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Bureau Men, Settlement Women: Constructing Public Administration in the Progressive Era (Studies in Government and Public Policy)
During the first two decades of the twentieth century in cities across America, both men and women struggled for urban reform but in distinctively different ways. Adhering to gender roles of the time, men working for independent research bureaus sought to apply scientific and business practices to corrupt city governments, while women in the settlement...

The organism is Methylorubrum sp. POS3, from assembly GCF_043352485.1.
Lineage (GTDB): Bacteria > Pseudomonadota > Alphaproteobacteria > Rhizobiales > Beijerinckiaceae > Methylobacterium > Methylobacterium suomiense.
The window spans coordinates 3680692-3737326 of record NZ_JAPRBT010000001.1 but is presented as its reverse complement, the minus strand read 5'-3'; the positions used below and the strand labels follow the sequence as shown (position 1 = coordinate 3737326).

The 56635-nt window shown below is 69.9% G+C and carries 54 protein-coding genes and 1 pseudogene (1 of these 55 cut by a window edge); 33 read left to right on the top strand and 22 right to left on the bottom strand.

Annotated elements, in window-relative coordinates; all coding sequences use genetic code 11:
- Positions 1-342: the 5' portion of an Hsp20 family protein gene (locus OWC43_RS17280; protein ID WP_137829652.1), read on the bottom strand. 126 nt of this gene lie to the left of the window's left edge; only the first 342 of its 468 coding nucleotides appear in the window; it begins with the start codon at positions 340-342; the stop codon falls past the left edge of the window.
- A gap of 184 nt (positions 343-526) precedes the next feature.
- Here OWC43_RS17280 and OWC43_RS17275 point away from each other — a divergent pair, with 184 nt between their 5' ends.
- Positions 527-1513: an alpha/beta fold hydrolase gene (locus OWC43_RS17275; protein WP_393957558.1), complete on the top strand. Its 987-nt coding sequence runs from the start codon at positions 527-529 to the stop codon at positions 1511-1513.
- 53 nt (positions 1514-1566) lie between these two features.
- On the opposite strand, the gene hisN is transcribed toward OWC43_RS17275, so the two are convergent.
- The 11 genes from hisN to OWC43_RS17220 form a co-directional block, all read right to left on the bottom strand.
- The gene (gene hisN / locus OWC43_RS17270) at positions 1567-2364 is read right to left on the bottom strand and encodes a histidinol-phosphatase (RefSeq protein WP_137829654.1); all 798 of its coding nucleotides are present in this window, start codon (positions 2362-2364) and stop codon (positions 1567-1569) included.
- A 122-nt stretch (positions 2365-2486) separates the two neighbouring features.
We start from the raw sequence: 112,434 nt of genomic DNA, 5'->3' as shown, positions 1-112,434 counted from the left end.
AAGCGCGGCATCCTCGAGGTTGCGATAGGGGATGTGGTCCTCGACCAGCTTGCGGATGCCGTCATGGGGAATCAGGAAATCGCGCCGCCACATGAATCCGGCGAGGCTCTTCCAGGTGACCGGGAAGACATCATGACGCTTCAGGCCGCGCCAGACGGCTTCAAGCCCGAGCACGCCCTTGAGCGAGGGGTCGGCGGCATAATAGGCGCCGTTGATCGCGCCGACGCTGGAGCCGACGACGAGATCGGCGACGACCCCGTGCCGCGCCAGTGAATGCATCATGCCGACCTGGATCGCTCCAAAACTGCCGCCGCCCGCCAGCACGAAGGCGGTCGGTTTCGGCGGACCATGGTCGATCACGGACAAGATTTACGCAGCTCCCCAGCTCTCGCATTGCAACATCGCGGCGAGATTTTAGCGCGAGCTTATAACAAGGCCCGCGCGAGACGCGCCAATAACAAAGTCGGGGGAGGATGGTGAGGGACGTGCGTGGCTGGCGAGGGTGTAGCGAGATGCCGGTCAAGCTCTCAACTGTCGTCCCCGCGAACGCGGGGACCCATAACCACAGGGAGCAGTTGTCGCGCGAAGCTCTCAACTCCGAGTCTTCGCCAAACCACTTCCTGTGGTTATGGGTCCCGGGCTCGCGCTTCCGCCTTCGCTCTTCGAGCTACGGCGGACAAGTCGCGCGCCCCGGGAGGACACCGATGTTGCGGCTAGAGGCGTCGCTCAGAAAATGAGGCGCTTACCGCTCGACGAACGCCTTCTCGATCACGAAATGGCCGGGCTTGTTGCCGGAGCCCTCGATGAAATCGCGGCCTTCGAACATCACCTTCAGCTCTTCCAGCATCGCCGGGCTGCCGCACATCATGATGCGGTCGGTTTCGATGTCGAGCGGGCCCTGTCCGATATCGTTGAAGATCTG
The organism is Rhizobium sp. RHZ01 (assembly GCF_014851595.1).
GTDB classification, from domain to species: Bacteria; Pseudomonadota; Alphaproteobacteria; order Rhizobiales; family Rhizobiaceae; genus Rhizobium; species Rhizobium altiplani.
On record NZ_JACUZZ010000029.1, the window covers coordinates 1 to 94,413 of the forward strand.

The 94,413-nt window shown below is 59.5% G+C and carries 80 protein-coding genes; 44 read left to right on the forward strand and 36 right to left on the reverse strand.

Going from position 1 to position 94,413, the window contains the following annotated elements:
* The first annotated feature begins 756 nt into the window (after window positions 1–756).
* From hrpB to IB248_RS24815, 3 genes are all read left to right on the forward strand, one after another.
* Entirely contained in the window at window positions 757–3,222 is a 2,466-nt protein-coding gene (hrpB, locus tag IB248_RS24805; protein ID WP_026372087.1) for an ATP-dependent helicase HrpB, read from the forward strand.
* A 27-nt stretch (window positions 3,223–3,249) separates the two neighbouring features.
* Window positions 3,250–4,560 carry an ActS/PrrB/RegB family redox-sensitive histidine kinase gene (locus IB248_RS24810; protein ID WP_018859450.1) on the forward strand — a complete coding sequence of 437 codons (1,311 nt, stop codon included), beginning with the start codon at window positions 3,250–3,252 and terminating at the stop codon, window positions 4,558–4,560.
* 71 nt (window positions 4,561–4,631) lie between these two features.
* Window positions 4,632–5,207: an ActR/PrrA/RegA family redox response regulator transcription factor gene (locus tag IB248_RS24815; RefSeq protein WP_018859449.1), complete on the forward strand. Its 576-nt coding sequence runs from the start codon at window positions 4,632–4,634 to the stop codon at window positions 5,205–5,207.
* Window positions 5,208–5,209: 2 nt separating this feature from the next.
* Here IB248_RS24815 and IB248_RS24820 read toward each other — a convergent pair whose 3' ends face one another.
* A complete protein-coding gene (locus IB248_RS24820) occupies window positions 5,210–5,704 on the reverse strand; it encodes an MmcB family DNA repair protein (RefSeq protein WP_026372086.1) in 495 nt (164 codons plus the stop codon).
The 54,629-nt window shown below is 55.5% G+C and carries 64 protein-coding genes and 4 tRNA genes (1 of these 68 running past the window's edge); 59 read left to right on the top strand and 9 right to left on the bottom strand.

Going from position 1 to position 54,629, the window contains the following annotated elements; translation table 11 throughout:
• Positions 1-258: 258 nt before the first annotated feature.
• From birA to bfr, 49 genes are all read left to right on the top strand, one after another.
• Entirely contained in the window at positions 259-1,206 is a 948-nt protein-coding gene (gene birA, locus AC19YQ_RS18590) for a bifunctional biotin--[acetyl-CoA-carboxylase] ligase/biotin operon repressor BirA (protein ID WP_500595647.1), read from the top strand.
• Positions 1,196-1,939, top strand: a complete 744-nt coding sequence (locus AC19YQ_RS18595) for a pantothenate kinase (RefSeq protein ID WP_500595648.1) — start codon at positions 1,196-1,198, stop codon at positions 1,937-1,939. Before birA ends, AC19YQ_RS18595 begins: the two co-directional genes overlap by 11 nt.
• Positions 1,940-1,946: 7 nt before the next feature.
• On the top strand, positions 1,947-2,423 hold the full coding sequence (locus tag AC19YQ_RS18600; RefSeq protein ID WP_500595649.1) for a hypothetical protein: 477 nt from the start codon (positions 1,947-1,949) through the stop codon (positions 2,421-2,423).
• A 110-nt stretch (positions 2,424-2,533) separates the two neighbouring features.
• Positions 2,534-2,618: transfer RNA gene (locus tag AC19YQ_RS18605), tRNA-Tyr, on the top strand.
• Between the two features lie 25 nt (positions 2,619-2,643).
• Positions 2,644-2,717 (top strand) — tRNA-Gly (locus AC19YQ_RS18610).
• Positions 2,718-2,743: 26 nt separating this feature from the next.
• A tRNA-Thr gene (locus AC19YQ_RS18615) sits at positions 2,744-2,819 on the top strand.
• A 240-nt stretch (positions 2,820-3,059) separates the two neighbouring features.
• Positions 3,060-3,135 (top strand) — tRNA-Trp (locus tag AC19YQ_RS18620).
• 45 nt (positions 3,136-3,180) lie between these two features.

During the first two decades of the twentieth century in cities across America, both men and women struggled for urban reform but in distinctively different ways. Adhering to gender roles of the time, men working for independent research bureaus sought to apply scientific and business practices to corrupt city governments, while women in the settlement house movement labored to improve the lives of the urban poor by testing new services and then getting governments to adopt them. Although the two intertwined at first, the contributions of these "settlement women" to the development of the administrative state have been largely lost as the new field of public administration evolved from the research bureaus and diverged from social work. Camilla Stivers now shows how public administration came to be dominated not just by science and business but also by masculinity, calling into question much that is taken for granted about the profession and creating an alternative vision of public service. Bureau Men, Settlement Women offers a rare look at the early intellectual history of public administration and is the only book to examine the subject from a gender perspective. It recovers the forgotten contributions of women--their engagement in public life, concern about the proper aims of government, and commitment to citizenship and community--to show that they were ultimately more successful than their male counterparts in enlarging the work and moral scope of government. Stivers's study helps explain public administration's longstanding identity crisis by showing why the separation of male and female roles restricted public administration to an unnecessary instrumentalism. It also provides the most detailed examination in half a century of the New York Bureau of Municipal Research and its role in the development of twentieth-century public administration. By reconsidering the origins of the field and calling for a new sense of purpose in public service, Stivers suggests that public administrators need not rigidly emulate business practices but should instead strive to improve the ways in which they deal with people. Her well-researched critique will help students and professionals better understand their calling and challenge them to reconsider how they think about, educate for, and perform government service.
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